When I was in graduate school at Cal Poly in San Luis Obispo, I studied marine mammals along 30 miles of isolated coastline at Vandenberg Air Force Base. About 300 harbor seals lived there, concentrated at three separate points of land. During my study, I developed a deep affinity for these special animals, and I looked forward with excitement to the spring, when pupping season began.
Harbor seals can be found throughout the Northern Hemisphere and are beautiful to look at. They average 5 to 7 feet in length and have short fur that comes in a variety of color patterns, usually a silvery gray with black spots, or a dark gray with silvery spots. Such variation in the color of the fur may help camouflage them when they rest on offshore rocks, which they do regularly. It is easy to see how these seals were the source of the mystical selkie legend of Gaelic and Faroe folklore; they really do resemble a human form swathed in a shimmery coat of seal fur.
Most harbor seal pups are born in March and April and, from the moment they are born, they are quite independent. I’ve seen pups head for the ocean less than an hour after birth. Harbor seal females are attentive mothers, guiding their pups into shallow waters and carrying them on their backs when they swim in the ocean. Mothers nurse their pups for about a month. During this time they teach them to swim and forage in nearshore waters.
A mother harbor seal may leave her pup on the beach or rocks while she goes into the ocean to find food, then return to the place where she left it. This works well on remote beaches, but it can be problematic when seals rear their pups in areas accessible to humans.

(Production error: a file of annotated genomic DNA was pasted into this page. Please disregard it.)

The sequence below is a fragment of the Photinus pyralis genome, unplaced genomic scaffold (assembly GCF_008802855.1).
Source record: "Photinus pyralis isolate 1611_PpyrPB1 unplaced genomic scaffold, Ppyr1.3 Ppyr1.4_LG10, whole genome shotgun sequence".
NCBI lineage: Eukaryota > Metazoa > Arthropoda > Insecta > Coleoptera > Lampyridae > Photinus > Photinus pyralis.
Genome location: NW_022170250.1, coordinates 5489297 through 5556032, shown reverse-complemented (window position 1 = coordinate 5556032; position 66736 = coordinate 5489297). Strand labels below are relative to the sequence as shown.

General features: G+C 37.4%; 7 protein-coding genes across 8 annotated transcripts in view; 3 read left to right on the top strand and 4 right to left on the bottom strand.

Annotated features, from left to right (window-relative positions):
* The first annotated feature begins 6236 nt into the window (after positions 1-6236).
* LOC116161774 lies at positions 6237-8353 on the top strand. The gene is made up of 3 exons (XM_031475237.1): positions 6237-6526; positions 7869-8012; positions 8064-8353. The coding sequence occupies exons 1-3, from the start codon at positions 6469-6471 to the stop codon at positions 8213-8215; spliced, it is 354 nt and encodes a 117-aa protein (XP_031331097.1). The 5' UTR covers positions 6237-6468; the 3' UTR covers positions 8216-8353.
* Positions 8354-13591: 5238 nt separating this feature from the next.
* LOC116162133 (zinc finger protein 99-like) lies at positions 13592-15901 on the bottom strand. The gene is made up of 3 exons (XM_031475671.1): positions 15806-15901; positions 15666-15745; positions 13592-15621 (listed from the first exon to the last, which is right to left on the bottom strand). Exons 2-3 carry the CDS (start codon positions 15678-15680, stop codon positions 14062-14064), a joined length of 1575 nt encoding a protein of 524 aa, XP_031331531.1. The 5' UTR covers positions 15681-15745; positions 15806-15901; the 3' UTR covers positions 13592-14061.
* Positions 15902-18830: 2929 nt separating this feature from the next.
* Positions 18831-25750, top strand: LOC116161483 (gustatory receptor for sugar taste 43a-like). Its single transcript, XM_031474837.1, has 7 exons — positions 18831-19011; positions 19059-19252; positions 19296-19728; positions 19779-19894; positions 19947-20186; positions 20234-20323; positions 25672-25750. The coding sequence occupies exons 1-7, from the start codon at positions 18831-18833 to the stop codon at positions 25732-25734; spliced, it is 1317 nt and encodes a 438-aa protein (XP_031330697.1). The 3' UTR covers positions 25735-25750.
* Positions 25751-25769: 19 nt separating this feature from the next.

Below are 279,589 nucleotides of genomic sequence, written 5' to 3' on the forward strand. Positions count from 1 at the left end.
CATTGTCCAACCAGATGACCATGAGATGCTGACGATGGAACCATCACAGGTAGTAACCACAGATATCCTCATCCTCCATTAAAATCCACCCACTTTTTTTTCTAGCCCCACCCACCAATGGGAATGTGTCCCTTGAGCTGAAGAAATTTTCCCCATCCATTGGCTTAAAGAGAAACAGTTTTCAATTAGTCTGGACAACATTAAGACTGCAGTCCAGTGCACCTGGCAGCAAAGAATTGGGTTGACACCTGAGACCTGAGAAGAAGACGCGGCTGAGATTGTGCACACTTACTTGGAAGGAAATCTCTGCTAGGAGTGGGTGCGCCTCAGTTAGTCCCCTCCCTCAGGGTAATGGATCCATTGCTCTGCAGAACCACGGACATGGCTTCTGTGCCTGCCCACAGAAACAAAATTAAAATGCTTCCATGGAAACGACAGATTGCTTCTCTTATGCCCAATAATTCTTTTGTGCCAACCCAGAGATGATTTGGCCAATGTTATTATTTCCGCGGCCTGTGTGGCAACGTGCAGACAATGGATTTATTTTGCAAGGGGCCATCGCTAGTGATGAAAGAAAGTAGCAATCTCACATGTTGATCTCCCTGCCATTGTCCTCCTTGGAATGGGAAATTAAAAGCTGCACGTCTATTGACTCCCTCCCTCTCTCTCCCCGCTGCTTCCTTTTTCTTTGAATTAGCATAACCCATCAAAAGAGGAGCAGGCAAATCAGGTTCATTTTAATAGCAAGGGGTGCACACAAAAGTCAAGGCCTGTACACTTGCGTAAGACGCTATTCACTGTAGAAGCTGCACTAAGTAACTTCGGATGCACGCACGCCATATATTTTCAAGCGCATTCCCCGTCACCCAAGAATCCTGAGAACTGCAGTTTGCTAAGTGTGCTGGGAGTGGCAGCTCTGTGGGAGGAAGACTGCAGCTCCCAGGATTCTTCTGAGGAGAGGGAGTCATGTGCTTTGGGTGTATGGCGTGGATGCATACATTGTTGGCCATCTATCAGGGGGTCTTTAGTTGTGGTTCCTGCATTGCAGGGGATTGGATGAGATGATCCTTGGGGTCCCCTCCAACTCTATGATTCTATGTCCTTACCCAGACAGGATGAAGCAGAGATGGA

I love watching the harbor seals on the rocks off Moonstone Beach Drive. They seem to be accustomed to humans walking along the boardwalk and beach just a few yards away. This is such a wonderful attraction! The downside is that sometimes when a female returns from the sea to find her pup, the beach may be filled with people, or someone may have moved or touched her pup. In these situations, the mother and pup may not be reunited, and the pup’s chances for survival are slim.
We are fortunate to have an active group of volunteers with the Marine Mammal Center and Pacific Wildlife Care. If a lone harbor seal pup is observed on the beach, it is important to stay away from it and call the Marine Mammal Center at 415-289-7325. Usually, volunteers will watch the pup for a while to see whether the mother returns, and these reunions do happen. If the mother doesn’t return, volunteers will rescue the pup and care for it until it can feed on its own.
Harbor seal pupping season is happening now. Enjoy our seal neighbors, but keep a distance and respect their need for safety.